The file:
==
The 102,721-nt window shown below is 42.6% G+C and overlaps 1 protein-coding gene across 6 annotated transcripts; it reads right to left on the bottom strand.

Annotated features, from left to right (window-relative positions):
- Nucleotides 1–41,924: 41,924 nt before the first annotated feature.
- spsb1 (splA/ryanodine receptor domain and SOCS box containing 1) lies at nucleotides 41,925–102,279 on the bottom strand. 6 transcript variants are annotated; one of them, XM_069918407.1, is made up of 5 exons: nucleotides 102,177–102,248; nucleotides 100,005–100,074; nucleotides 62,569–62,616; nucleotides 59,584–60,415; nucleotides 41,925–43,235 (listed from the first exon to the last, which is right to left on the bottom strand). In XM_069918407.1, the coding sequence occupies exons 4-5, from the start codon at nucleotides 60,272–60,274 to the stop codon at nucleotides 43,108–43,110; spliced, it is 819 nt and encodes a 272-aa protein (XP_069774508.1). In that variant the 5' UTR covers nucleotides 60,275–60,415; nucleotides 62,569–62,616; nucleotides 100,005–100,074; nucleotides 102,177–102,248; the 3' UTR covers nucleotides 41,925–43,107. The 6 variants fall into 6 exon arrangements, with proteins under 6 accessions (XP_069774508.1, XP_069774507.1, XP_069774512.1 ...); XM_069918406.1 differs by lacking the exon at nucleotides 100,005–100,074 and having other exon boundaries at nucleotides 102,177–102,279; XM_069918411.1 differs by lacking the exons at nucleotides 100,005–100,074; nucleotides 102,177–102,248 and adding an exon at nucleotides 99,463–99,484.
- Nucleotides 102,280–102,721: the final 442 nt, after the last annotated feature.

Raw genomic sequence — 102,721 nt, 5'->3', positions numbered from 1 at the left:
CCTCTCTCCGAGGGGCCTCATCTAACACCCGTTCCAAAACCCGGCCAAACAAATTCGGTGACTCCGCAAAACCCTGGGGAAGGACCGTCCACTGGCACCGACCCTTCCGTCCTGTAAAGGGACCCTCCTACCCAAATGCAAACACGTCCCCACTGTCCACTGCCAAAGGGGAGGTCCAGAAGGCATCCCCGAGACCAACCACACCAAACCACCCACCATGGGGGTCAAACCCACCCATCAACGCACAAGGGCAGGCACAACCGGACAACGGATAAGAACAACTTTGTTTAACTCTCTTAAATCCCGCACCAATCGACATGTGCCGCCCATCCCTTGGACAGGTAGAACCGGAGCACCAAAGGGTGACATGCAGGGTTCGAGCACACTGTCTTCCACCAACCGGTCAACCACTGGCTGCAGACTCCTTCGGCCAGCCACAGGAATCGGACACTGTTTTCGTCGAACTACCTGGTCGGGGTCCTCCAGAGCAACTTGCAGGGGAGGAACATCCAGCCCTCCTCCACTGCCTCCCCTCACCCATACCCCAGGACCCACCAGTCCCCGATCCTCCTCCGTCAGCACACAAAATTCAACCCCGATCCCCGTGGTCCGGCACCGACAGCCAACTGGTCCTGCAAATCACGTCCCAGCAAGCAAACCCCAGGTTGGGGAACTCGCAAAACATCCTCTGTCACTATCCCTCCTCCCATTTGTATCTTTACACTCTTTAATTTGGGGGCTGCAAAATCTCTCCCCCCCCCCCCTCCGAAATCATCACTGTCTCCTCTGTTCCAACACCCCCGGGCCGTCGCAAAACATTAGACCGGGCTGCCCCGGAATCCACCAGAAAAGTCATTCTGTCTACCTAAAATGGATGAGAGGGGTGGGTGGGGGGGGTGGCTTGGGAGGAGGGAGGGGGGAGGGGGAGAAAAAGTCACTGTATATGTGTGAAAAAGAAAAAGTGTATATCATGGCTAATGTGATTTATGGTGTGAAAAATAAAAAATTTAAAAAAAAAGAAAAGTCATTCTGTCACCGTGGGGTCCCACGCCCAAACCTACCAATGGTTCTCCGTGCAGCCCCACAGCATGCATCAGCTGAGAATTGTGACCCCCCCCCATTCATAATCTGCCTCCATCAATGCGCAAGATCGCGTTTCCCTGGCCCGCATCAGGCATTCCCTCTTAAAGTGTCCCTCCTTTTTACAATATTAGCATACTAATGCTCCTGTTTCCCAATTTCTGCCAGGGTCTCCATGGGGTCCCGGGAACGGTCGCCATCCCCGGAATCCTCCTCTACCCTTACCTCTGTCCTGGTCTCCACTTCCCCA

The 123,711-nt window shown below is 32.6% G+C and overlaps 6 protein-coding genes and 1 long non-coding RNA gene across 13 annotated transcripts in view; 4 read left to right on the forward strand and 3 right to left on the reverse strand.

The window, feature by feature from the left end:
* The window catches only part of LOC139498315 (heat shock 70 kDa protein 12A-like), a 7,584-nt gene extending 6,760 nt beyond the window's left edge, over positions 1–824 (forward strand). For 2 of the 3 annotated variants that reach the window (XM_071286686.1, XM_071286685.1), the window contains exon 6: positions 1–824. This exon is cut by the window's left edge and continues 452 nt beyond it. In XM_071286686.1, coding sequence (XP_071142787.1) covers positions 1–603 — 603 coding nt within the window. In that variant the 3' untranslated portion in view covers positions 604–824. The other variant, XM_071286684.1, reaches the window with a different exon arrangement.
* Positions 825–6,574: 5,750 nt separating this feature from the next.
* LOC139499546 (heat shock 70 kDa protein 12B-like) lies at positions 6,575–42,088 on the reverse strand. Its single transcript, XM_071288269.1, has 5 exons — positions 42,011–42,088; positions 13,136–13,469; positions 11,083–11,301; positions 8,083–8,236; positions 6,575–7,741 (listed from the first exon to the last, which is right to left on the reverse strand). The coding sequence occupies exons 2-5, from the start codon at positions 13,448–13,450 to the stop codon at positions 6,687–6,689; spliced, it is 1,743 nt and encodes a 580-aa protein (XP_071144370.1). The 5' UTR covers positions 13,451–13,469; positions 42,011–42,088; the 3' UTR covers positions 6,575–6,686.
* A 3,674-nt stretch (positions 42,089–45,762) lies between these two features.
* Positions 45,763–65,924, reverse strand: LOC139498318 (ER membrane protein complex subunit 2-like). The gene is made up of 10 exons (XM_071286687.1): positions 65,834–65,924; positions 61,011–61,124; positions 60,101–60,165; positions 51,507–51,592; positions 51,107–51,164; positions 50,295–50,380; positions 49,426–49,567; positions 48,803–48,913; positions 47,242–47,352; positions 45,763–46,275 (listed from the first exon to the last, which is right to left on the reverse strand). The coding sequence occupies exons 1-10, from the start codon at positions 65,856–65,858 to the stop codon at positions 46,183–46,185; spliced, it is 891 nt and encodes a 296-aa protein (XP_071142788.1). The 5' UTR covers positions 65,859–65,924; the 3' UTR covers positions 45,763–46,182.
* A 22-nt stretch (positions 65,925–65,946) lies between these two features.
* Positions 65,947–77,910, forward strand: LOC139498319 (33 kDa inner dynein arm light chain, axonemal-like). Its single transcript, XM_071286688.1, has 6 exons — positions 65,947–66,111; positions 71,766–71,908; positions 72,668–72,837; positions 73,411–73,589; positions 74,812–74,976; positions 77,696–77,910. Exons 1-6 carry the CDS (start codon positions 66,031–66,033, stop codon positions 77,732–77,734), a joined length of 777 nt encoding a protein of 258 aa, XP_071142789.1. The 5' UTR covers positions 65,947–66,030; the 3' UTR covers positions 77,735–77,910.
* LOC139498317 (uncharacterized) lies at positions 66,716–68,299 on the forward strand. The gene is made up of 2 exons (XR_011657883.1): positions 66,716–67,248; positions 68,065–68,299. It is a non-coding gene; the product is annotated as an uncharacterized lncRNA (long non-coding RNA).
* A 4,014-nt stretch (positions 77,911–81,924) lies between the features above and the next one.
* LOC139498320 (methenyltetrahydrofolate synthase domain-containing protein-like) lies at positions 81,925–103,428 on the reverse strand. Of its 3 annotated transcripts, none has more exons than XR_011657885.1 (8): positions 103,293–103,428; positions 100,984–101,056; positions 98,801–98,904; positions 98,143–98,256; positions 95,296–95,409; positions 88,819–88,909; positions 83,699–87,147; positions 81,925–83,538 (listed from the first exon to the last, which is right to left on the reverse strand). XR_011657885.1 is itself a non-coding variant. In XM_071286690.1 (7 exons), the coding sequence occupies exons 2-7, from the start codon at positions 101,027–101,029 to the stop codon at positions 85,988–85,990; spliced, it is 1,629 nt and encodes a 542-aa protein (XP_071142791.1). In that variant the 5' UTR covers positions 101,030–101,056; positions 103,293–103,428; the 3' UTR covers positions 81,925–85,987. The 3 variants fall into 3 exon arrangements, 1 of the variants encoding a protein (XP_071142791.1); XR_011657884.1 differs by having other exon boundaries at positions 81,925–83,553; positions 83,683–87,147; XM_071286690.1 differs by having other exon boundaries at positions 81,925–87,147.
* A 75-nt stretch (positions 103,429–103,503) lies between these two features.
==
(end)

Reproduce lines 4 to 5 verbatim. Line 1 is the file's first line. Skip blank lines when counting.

- spsb1 (splA/ryanodine receptor domain and SOCS box containing 1) lies at nucleotides 41,925–102,279 on the bottom strand. 6 transcript variants are annotated; one of them, XM_069918407.1, is made up of 5 exons: nucleotides 102,177–102,248; nucleotides 100,005–100,074; nucleotides 62,569–62,616; nucleotides 59,584–60,415; nucleotides 41,925–43,235 (listed from the first exon to the last, which is right to left on the bottom strand). In XM_069918407.1, the coding sequence occupies exons 4-5, from the start codon at nucleotides 60,272–60,274 to the stop codon at nucleotides 43,108–43,110; spliced, it is 819 nt and encodes a 272-aa protein (XP_069774508.1). In that variant the 5' UTR covers nucleotides 60,275–60,415; nucleotides 62,569–62,616; nucleotides 100,005–100,074; nucleotides 102,177–102,248; the 3' UTR covers nucleotides 41,925–43,107. The 6 variants fall into 6 exon arrangements, with proteins under 6 accessions (XP_069774508.1, XP_069774507.1, XP_069774512.1 ...); XM_069918406.1 differs by lacking the exon at nucleotides 100,005–100,074 and having other exon boundaries at nucleotides 102,177–102,279; XM_069918411.1 differs by lacking the exons at nucleotides 100,005–100,074; nucleotides 102,177–102,248 and adding an exon at nucleotides 99,463–99,484.
- Nucleotides 102,280–102,721: the final 442 nt, after the last annotated feature.